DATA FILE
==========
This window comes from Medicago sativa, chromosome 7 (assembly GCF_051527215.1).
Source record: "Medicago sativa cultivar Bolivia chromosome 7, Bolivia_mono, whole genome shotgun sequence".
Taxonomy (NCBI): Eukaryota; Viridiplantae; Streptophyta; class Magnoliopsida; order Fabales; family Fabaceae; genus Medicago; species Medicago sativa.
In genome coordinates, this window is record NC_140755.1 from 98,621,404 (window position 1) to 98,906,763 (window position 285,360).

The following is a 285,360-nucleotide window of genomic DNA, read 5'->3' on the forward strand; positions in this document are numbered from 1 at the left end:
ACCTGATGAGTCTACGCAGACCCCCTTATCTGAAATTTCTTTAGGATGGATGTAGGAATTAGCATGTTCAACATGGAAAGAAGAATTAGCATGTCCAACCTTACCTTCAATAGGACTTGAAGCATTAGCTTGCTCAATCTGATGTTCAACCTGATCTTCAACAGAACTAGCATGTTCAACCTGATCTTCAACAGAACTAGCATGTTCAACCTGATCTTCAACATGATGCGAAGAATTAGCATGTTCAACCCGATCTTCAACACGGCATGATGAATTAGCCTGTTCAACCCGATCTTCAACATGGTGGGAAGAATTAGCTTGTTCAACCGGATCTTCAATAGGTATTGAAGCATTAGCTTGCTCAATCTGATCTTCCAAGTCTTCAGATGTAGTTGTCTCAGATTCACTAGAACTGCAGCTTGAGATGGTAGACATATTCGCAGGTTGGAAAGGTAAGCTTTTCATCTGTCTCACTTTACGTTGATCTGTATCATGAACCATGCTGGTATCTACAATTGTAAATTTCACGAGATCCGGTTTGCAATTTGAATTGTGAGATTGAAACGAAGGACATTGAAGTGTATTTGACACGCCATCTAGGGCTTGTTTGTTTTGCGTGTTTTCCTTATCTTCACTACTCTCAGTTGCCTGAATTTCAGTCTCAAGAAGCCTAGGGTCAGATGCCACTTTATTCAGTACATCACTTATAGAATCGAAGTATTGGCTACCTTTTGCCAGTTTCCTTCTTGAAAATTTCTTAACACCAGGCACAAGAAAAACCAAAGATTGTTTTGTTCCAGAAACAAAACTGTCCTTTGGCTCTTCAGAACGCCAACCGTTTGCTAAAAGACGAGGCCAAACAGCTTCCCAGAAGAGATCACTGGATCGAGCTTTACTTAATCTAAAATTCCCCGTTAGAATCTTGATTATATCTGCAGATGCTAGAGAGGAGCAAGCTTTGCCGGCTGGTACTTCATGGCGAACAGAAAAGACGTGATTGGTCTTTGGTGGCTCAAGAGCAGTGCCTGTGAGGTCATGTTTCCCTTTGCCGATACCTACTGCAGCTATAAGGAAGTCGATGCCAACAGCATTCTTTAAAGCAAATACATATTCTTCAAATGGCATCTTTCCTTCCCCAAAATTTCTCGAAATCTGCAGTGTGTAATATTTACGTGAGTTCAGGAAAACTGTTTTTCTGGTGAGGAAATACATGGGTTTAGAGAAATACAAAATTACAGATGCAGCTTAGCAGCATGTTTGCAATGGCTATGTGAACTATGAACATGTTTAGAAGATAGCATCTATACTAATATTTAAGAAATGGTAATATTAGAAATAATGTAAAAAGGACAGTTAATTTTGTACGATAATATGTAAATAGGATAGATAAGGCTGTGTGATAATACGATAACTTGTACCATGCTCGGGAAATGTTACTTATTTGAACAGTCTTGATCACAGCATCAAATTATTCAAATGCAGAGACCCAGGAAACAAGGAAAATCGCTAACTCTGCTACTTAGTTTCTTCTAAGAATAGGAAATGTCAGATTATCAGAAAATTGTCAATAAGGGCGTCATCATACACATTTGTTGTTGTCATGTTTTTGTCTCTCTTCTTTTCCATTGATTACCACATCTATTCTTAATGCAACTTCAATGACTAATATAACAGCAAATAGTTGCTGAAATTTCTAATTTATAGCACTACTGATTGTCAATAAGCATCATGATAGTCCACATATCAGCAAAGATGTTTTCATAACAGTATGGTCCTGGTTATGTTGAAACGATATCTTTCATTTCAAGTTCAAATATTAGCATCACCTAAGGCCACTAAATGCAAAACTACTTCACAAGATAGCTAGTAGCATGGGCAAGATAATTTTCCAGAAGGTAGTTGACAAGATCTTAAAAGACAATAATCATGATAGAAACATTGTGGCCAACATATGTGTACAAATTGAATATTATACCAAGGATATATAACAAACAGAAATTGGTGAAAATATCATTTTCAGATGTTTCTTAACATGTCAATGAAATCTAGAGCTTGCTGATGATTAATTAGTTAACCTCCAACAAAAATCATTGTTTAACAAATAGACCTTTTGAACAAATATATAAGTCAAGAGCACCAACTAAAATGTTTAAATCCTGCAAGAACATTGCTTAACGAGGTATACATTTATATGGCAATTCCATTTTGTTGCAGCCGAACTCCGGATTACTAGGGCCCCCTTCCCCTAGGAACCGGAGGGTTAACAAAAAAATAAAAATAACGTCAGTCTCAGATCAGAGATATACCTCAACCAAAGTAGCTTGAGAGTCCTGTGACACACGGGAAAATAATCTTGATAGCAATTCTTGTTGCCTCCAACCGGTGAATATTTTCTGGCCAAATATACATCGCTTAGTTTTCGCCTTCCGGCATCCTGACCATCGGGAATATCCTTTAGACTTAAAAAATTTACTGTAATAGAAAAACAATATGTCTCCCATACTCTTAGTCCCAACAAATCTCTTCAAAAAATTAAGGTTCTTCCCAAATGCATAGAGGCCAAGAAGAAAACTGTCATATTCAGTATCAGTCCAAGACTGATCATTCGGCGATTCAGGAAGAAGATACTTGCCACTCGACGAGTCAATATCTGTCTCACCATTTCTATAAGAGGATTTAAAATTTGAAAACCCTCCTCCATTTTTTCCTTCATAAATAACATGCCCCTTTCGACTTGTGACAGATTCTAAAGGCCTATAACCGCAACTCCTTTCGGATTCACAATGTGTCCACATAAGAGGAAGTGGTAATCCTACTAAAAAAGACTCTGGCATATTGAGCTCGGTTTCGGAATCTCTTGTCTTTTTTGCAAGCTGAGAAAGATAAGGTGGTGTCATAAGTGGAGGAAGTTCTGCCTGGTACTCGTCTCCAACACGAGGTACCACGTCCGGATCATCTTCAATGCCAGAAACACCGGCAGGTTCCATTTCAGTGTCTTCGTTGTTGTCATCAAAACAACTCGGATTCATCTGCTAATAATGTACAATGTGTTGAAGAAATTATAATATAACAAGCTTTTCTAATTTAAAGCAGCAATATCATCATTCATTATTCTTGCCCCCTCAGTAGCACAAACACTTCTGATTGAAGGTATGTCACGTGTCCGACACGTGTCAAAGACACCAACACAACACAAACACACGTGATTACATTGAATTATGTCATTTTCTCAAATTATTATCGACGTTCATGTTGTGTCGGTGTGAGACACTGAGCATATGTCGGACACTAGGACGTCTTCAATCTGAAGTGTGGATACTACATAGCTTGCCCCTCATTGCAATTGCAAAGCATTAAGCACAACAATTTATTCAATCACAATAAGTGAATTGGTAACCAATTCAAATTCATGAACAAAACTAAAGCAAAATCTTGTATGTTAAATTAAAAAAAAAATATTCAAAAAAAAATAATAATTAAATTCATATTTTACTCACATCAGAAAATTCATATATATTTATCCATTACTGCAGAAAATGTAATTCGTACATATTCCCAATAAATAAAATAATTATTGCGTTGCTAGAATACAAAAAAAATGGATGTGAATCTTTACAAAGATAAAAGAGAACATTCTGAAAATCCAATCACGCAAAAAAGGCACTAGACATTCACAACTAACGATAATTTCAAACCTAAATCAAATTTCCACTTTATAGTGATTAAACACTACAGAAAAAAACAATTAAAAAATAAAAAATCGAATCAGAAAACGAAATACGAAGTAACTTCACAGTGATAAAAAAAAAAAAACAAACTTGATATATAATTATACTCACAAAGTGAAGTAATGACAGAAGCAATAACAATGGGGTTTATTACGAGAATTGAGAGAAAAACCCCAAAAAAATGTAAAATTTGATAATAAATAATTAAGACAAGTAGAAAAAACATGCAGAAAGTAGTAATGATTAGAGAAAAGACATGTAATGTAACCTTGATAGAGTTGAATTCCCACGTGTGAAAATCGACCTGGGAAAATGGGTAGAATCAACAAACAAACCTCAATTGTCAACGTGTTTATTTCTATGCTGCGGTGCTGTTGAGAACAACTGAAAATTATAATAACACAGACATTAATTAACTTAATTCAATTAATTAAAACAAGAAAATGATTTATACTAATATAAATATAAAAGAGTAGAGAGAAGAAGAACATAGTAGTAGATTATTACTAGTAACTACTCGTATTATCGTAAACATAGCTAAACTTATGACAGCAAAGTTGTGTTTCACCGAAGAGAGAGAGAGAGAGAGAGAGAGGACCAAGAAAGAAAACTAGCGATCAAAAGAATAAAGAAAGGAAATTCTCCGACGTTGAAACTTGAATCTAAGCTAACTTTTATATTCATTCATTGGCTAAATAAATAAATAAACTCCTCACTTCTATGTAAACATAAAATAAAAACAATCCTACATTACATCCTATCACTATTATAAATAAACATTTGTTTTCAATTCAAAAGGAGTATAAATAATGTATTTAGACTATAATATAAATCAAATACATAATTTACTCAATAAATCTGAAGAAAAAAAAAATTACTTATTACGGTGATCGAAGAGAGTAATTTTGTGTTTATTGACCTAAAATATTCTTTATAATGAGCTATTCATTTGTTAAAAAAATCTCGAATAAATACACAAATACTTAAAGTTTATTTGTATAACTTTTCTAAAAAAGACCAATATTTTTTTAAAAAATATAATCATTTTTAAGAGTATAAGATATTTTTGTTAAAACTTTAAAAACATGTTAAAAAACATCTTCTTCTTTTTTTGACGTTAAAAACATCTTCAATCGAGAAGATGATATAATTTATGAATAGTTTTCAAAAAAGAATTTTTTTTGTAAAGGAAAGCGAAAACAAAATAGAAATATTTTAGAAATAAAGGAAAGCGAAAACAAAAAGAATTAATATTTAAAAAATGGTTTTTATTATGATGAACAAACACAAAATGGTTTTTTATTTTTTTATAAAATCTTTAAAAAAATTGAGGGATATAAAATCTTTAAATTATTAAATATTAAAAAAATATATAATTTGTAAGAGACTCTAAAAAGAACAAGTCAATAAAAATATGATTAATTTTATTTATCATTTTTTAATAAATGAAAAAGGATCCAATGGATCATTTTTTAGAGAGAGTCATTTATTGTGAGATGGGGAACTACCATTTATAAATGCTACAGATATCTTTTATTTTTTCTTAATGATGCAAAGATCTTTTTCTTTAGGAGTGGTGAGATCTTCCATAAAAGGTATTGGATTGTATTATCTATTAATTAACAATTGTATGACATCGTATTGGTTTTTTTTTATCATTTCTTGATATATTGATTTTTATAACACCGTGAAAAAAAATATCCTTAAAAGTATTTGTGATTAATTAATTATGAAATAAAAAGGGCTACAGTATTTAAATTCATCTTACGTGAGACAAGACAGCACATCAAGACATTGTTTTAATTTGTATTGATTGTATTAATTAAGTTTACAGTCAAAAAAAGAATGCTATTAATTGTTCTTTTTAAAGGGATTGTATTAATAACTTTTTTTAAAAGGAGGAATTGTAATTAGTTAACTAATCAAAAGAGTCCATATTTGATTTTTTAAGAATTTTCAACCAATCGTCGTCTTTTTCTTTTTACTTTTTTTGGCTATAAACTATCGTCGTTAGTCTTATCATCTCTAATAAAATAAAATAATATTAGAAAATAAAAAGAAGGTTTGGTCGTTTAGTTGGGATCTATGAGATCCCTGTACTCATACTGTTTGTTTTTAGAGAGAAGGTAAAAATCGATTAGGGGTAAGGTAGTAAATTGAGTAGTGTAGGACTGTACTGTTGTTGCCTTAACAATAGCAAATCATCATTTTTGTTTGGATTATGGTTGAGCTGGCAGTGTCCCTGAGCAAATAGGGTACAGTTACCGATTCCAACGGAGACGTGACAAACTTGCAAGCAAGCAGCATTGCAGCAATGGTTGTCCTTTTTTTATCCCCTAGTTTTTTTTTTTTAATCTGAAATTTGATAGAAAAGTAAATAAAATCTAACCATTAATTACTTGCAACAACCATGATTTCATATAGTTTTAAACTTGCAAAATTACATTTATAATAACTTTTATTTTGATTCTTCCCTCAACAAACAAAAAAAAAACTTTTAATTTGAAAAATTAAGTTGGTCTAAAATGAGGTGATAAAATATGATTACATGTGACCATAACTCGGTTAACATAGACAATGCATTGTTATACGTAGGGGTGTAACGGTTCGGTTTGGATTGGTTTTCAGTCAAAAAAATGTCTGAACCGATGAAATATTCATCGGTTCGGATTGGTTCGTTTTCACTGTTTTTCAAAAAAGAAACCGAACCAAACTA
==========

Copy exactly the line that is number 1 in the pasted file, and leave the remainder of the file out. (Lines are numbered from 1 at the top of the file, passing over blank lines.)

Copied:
This window comes from Medicago sativa, chromosome 7 (assembly GCF_051527215.1).